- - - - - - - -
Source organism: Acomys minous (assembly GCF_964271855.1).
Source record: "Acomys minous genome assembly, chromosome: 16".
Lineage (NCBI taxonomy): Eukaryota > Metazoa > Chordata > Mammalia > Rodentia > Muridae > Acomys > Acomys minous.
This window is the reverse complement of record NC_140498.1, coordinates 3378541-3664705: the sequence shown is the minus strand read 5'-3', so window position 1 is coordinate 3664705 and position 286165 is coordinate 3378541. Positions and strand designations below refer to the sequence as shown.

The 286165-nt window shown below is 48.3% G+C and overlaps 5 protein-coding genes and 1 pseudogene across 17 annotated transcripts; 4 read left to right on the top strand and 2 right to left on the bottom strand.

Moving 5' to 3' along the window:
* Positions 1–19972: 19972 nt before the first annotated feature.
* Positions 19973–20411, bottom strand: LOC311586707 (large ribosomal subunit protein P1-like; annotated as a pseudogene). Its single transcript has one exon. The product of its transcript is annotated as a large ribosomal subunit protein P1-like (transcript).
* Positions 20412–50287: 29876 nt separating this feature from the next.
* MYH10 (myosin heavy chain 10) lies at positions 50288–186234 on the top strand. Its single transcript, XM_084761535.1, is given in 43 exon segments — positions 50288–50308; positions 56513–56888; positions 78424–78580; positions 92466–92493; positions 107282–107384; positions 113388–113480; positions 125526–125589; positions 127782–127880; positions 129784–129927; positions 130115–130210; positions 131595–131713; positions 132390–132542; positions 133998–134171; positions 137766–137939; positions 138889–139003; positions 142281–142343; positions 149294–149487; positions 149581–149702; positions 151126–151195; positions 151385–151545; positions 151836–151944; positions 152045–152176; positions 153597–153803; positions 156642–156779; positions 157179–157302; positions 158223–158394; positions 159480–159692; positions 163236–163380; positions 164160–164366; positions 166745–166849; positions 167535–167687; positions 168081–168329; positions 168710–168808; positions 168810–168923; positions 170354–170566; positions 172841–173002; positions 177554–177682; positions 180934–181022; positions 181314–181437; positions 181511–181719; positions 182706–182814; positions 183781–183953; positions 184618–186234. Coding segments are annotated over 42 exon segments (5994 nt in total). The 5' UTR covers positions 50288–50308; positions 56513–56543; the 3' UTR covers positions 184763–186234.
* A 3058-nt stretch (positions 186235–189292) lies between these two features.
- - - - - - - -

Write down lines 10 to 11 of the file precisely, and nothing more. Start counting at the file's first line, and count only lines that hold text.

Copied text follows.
* MYH10 (myosin heavy chain 10) lies at positions 50288–186234 on the top strand. Its single transcript, XM_084761535.1, is given in 43 exon segments — positions 50288–50308; positions 56513–56888; positions 78424–78580; positions 92466–92493; positions 107282–107384; positions 113388–113480; positions 125526–125589; positions 127782–127880; positions 129784–129927; positions 130115–130210; positions 131595–131713; positions 132390–132542; positions 133998–134171; positions 137766–137939; positions 138889–139003; positions 142281–142343; positions 149294–149487; positions 149581–149702; positions 151126–151195; positions 151385–151545; positions 151836–151944; positions 152045–152176; positions 153597–153803; positions 156642–156779; positions 157179–157302; positions 158223–158394; positions 159480–159692; positions 163236–163380; positions 164160–164366; positions 166745–166849; positions 167535–167687; positions 168081–168329; positions 168710–168808; positions 168810–168923; positions 170354–170566; positions 172841–173002; positions 177554–177682; positions 180934–181022; positions 181314–181437; positions 181511–181719; positions 182706–182814; positions 183781–183953; positions 184618–186234. Coding segments are annotated over 42 exon segments (5994 nt in total). The 5' UTR covers positions 50288–50308; positions 56513–56543; the 3' UTR covers positions 184763–186234.
* A 3058-nt stretch (positions 186235–189292) lies between these two features.